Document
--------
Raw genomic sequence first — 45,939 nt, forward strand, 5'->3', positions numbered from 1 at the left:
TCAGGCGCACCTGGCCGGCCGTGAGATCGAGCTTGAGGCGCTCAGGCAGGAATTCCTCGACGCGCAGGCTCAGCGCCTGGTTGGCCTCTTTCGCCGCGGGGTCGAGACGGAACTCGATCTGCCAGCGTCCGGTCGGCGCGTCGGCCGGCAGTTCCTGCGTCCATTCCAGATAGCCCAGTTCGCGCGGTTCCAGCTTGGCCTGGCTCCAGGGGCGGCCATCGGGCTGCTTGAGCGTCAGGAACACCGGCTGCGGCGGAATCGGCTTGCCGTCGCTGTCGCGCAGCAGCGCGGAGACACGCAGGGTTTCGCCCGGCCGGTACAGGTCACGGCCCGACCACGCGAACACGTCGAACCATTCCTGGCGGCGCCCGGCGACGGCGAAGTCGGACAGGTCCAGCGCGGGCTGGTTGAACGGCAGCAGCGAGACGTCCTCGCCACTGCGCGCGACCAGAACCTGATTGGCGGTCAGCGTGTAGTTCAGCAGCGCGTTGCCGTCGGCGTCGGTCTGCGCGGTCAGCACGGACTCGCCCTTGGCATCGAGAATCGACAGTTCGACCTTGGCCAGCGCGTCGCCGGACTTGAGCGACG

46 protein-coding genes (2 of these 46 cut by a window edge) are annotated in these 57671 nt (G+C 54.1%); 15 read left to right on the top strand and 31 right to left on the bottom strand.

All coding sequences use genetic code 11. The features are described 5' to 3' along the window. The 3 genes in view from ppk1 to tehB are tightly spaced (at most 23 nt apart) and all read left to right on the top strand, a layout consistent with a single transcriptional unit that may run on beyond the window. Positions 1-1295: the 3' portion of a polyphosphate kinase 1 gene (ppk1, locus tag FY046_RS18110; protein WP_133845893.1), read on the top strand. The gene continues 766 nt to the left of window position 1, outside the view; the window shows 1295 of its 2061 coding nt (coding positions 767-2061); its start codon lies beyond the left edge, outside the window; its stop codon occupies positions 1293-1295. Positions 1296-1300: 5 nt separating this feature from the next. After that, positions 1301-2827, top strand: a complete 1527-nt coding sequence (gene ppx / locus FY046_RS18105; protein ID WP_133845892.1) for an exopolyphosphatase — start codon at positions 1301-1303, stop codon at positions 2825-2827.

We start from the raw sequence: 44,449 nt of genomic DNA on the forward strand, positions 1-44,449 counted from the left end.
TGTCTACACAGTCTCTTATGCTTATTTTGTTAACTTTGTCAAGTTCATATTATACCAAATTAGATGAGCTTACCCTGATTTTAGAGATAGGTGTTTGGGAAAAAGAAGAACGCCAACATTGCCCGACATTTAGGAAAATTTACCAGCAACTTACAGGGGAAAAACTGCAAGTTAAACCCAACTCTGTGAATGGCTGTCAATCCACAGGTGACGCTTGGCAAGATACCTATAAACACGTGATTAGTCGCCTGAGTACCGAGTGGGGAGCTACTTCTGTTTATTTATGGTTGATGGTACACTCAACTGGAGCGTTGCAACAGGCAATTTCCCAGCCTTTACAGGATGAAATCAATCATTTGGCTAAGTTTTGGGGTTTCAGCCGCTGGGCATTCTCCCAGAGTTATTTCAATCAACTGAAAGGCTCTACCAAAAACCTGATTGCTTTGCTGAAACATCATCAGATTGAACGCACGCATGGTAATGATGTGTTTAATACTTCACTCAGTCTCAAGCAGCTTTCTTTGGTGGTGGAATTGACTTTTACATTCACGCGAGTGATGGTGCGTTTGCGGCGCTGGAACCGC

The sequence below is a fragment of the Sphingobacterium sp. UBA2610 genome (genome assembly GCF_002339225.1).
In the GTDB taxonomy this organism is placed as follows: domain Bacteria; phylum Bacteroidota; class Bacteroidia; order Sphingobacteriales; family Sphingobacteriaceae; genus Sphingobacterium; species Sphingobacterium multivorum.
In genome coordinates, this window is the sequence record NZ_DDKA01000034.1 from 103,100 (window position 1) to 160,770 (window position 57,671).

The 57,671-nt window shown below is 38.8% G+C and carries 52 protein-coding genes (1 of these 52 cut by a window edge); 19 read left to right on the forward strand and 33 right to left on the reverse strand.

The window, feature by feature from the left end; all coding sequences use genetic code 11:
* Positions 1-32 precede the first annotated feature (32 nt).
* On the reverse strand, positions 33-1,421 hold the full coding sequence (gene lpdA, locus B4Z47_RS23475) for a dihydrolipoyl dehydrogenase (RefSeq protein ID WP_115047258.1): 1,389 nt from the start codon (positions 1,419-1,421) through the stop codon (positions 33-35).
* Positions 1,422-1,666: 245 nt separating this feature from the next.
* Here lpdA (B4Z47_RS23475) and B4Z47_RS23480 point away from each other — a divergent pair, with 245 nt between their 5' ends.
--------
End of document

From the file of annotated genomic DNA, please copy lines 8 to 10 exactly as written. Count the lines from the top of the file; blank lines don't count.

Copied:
In the GTDB taxonomy this organism is placed as follows: domain Bacteria; phylum Bacteroidota; class Bacteroidia; order Sphingobacteriales; family Sphingobacteriaceae; genus Sphingobacterium; species Sphingobacterium multivorum.
In genome coordinates, this window is the sequence record NZ_DDKA01000034.1 from 103,100 (window position 1) to 160,770 (window position 57,671).

The 57,671-nt window shown below is 38.8% G+C and carries 52 protein-coding genes (1 of these 52 cut by a window edge); 19 read left to right on the forward strand and 33 right to left on the reverse strand.